Indonesian stocks rose to a one-year high and the rupiah touched the strongest level in seven weeks after Joko Widodo said unofficial counts at polling booths showed him winning yesterday’s presidential race.
The Jakarta Composite Index (JCI) added 1.6 percent to 5,103.85 as of 9:22 a.m. in Jakarta, heading for its highest close since May 2013, as financial companies such as PT Bank Rakyat Indonesia led the advance. The gauge rose as much as 2.8 percent earlier. The rupiah gained 0.4 percent to 11,588 per dollar, according to prices from local banks, after touching the strongest level since May 22.
Foreign money managers have plowed more than $4 billion into Indonesian shares since December, surpassing the full-year record, on optimism Widodo will replicate nationally the success he had as Jakarta governor in cutting red tape and boosting investment. Widodo, known locally as Jokowi, had about a five percentage point lead, according to unofficial counts from two survey companies that declared him the winner, a projection disputed by his opponent, Prabowo Subianto.
“So far Jokowi-related stocks such as construction, infrastructure and banks are seen as the beneficiaries of this rally,” said Priyo Santoso, the chief investment officer at PT Mandiri Manajemen Investasi in Jakarta, which oversees about 23 trillion rupiah ($2 billion). “I think this rally will be a short-term one.”
Indonesians will have to wait until July 21 or 22 for final results to be announced, and possibly until late August if there are legal challenges.
The yield on Indonesia’s 8.375 percent sovereign bonds due March 2024 fell one basis point to 8.04 percent, according to data compiled by Bloomberg. The yield has dropped 10 basis points, or 0.1 percentage point, this week.
U.S. investors piled into an exchange-traded fund of Indonesian shares yesterday, sending it to an eight-week high. The iShares MSCI Indonesia ETF jumped 4 percent to $29.35 in New York, the highest close since May 16.
“Indonesia could get its first popularly-elected president with a solid background in the private sector and who is staunchly committed to fighting corruption and putting the economy on a stronger footing,” John Krey, an analyst at S&P Investment Advisory Services in New York, said in an e-mailed response to questions. “If Widodo is elected, expect a relief rally for both the stock market and the currency that will likely taper off once the new president takes office later this year.”
Indonesia’s one-month non-deliverable rupiah forwards traded offshore rose 0.1 percent to 11,569 per dollar, extending their rally since July 3 to 3.7 percent, according to data compiled by Bloomberg.
“All of us can be grateful that based on the quick counts up to now, Jokowi-JK are winning,” Jokowi told reporters in Jakarta yesterday, referring to his running mate Jusuf Kalla. “I ask all Indonesian people to preserve the people’s will and make sure no one tries to taint the aspirations of the people.”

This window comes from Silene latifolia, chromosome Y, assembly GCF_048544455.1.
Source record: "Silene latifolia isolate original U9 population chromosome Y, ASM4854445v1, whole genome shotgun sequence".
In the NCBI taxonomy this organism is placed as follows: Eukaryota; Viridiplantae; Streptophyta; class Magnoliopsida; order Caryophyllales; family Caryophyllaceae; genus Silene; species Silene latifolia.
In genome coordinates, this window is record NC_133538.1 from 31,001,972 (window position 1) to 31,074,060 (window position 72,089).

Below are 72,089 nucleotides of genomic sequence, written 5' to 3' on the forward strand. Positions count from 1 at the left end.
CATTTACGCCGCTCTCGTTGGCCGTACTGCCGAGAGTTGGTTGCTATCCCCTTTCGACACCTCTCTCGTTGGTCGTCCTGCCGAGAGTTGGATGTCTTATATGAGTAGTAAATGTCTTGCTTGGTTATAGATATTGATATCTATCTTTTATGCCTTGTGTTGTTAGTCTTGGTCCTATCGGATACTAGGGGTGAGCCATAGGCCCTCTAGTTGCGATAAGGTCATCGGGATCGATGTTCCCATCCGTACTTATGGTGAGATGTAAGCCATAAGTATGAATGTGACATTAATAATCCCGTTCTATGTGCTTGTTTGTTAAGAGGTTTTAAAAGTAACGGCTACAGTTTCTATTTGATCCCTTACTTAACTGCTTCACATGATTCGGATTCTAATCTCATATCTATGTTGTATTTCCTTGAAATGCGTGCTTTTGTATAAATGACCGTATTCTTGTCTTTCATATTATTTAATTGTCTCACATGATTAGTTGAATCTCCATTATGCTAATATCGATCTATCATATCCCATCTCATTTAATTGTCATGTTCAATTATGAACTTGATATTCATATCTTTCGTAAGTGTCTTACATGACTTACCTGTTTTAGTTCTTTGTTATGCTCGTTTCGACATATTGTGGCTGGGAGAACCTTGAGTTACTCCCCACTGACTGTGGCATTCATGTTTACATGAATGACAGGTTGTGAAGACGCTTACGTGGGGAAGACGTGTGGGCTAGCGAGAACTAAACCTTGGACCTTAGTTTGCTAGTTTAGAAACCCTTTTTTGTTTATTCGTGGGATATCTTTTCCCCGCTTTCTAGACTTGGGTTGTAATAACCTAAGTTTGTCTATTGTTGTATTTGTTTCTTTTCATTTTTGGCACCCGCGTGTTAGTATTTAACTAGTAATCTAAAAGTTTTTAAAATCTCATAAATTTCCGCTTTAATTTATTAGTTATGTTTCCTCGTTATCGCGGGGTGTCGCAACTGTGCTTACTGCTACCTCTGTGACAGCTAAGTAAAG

Prabowo said yesterday that it looked like he had won based on “information that’s coming in from quick counts of various survey companies that we used as guidance.”
“We don’t think the rupiah’s gains will be sustained,” said Prateek Gupta, a currency strategist at Nomura Holdings Inc. in Singapore. “The key near-term focus will be on comments from Prabowo as he isn’t conceding his defeat. Any changes to his stance will be important for rupiah moves.”
The Indonesia ETF has rallied 14 percent since a low on June 27. A Jokowi victory has been mostly priced into the stock market, according to Macquarie Investment Management and Banque Internationale à Luxembourg.
“It’s a mild positive for the equity market but I am not forecasting any wild appreciation of Indonesia stocks,” Sam Le Cornu, who helps oversee about $1 billion at Macquarie and has a small underweight position in Indonesia, said by phone from Hong Kong. “The market may have got a bit ahead of itself.”
The Jakarta index is valued at 14.7 times estimated earnings for the next 12 months, versus the five-year average of 13.7 and a multiple of 11 for the MSCI Emerging Markets Index, according to data compiled by Bloomberg.
Speculation of a Jokowi victory helped send the benchmark index of shares into a bull market in March when he joined the race. Pledges by Prabowo, a former general and once son-in-law of the dictator Suharto, to borrow heavily and renegotiate contracts with foreign companies alarmed some investors.
Both candidates campaigned on populist platforms to spur growth, reduce poverty, build infrastructure and help farmers. They promised to keep the export ban in place and neither mentioned fuel subsidies in the final leaders’ debate.
Indonesia’s new president will inherit an economy that grew at the slowest pace since 2009 last quarter. Exports have fallen in four of the first five months of the year following a partial ban on the export of mineral ores that started in January, while costly fuel subsidies make government finances vulnerable to increases in global oil prices.
“While the quick counts should be treated with caution, early indications that Widodo has squeaked past Subianto will be greeted positively by markets,” Nicholas Spiro, managing director of Spiro Sovereign Strategy in London, said in e-mailed comments. “From a market standpoint, it would obviously be more preferable if Widodo’s margin of victory was significantly wider. A divided nation is the worst possible outcome as far as the politics of reform are concerned.”